Nobody will beat anybody automatically, especially at such level and such close rivalry. But Chan has a high chance of beating Takahashi, and has consistently done so in every competition since Worlds 2010. Takahashi's chances are much better in the SP portion and he did beat Chan by a fraction of a point in SC, the first match up this season. Then there was a close one in the LP in GPF. But Chan's higher TES content and higher consistency in execution in the LP make it extremely difficult for Takahashi to overtake him. It has to be a combination of Takahashi skating lights out, including landing his quads, and Chan blowing it. Then there are the patterns of progression to take into consideration. Chan usually gets his more and more challenging LP down pat at or after the GPF and hits his peak close to the end of the season whereas Takahashi tends to do his best at NHK and the Nationals, way before the final showdown. Hopefully he didn't peak at the SP of the Nationals this time. He has fallen 6 times in 2 competitions since this SP and 4CC won't be easy for him either with high altitude to contend with.Chan isn't going to beat Takahashi automatically at every competition.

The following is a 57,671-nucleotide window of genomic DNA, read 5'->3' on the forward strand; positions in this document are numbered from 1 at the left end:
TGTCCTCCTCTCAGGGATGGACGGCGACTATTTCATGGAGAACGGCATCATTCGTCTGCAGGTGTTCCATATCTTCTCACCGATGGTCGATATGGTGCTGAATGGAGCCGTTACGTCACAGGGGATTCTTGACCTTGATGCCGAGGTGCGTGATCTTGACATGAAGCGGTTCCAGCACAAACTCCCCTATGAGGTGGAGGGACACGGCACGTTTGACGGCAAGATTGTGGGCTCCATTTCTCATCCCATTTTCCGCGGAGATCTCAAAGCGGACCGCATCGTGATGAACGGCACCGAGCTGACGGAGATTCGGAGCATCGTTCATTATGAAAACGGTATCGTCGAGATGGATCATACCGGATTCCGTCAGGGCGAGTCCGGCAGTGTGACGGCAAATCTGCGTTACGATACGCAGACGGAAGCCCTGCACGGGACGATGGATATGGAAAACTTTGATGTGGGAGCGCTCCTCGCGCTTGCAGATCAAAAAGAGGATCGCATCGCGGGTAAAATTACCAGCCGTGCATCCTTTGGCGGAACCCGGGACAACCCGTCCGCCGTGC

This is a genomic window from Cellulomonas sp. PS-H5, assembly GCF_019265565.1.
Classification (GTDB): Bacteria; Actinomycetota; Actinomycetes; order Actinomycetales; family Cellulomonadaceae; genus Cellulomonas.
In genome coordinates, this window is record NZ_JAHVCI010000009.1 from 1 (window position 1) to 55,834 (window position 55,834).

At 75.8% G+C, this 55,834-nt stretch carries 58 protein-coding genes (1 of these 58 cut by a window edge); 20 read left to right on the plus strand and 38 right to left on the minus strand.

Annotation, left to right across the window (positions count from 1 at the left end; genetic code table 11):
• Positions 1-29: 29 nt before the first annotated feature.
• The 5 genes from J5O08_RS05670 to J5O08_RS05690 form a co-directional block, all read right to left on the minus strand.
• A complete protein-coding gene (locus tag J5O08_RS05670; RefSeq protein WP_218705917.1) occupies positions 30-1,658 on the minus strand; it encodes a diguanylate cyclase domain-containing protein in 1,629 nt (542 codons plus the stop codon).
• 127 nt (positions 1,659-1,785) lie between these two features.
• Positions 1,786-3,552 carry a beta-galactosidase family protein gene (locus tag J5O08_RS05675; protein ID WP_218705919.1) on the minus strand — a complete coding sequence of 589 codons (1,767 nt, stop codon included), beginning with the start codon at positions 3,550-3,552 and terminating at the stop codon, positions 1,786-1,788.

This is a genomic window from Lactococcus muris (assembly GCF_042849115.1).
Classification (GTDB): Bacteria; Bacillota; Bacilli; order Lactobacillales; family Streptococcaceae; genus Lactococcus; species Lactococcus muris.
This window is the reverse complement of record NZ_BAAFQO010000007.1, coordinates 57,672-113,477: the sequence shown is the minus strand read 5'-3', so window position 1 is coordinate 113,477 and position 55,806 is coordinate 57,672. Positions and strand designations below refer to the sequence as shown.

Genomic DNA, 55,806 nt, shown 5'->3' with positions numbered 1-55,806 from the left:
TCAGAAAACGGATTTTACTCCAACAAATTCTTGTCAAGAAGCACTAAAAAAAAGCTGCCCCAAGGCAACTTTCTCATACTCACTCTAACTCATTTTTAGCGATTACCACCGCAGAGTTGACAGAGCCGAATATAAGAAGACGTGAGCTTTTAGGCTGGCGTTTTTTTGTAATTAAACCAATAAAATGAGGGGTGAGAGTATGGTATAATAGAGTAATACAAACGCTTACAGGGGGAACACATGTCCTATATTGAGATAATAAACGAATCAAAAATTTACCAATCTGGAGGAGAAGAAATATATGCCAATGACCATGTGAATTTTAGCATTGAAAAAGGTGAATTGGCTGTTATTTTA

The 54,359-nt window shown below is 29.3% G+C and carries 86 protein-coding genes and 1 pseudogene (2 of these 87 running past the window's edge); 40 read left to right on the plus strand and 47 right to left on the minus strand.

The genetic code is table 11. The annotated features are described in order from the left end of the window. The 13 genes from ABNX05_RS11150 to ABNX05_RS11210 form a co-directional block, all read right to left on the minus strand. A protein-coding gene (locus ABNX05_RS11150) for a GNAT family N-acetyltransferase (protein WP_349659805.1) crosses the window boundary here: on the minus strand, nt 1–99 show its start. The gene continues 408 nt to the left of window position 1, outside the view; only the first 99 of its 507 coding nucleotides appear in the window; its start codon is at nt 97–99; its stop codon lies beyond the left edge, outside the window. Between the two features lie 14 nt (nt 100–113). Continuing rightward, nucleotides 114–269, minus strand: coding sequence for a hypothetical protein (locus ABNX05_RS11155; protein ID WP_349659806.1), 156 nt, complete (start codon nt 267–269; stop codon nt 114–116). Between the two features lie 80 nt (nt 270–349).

My earlier comment about fallings referred to Chan's always quick recovery without loss of choreography, unlike many other skaters including Takahashi. I respect both skaters highly and would not be dragged into ridiculing either one with selective footages and juvenile mocking not befitting this forum. The above analysis is as objective as my knowledge allows and pertains to official competitions.
My criticism of Chan's SP and his programs in general concerns his relative lack of varied speed. All his field moves are brief and uncreative, insufficient to demonstrate the true ability of keeping an extended edge. He wiggles and jiggles his body and feet all the time to change edges or generate speed or maintain balance (Worst still, his wiggling and jiggling does not always match the notes of the music). Can he produce beautiful positions on the same edge for a long time? Or will his technical ability and posture and interpretation skills be exposed as a result thereof? That is a question I always have, given that he hardly gives the audience a chance to see it.
As far as Da's SP is concerned, I appreciate his innovative, extended one-foot field move right before his camel spins. And I respect his momentary stop during his footwork to reflect the nuances of music and to showcase his ability of acceleration from zero. It is a program that demonstrates varied speed, not one-dimensional albeit fast like Chan's.
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